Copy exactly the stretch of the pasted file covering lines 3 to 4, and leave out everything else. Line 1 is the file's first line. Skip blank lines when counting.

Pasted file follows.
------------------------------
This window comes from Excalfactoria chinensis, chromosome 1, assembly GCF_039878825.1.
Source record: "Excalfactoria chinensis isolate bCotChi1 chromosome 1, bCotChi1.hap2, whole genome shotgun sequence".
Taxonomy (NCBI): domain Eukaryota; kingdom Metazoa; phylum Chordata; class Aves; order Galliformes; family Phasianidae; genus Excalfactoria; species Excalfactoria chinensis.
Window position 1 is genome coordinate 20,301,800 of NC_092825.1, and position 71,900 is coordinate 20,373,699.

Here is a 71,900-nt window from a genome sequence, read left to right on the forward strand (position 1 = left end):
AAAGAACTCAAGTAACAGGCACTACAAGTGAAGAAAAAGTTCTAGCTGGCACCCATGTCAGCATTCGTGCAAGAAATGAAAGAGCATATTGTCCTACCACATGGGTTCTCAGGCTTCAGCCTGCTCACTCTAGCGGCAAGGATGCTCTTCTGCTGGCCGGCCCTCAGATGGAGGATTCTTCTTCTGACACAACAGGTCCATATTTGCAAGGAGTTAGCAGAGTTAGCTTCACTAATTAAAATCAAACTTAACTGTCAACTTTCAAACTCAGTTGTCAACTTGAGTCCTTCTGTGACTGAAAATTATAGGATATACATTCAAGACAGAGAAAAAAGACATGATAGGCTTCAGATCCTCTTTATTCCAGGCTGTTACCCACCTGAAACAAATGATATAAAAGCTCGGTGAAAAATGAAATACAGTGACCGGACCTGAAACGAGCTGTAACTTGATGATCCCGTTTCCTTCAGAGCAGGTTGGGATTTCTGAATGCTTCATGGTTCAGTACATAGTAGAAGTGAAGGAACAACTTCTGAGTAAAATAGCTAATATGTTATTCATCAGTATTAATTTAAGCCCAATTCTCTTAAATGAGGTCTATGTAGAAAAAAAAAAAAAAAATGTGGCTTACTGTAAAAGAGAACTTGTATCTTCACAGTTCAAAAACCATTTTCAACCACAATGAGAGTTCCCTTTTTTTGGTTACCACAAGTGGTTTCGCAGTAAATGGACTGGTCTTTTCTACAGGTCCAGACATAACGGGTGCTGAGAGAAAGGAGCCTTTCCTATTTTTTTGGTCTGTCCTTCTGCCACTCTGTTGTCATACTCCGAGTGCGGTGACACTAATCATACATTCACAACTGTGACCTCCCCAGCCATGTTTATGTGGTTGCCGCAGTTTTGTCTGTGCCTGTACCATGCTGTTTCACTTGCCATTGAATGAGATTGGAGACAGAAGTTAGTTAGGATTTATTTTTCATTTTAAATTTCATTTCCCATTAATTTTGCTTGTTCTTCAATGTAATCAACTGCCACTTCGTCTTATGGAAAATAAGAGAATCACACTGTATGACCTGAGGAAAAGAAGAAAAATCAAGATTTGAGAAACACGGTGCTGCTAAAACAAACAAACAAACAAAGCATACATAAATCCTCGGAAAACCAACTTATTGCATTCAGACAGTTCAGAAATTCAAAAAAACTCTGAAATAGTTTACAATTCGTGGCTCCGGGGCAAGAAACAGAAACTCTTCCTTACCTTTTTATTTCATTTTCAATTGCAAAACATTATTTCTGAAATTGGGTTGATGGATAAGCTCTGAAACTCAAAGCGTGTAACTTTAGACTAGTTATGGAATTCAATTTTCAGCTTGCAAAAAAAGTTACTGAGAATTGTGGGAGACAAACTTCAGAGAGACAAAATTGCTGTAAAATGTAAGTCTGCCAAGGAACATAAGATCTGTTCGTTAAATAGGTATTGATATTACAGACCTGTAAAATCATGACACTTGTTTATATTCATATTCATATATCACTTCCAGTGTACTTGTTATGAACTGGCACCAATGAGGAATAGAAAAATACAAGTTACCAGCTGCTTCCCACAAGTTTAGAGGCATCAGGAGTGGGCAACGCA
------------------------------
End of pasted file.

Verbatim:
Taxonomy (NCBI): domain Eukaryota; kingdom Metazoa; phylum Chordata; class Aves; order Galliformes; family Phasianidae; genus Excalfactoria; species Excalfactoria chinensis.
Window position 1 is genome coordinate 20,301,800 of NC_092825.1, and position 71,900 is coordinate 20,373,699.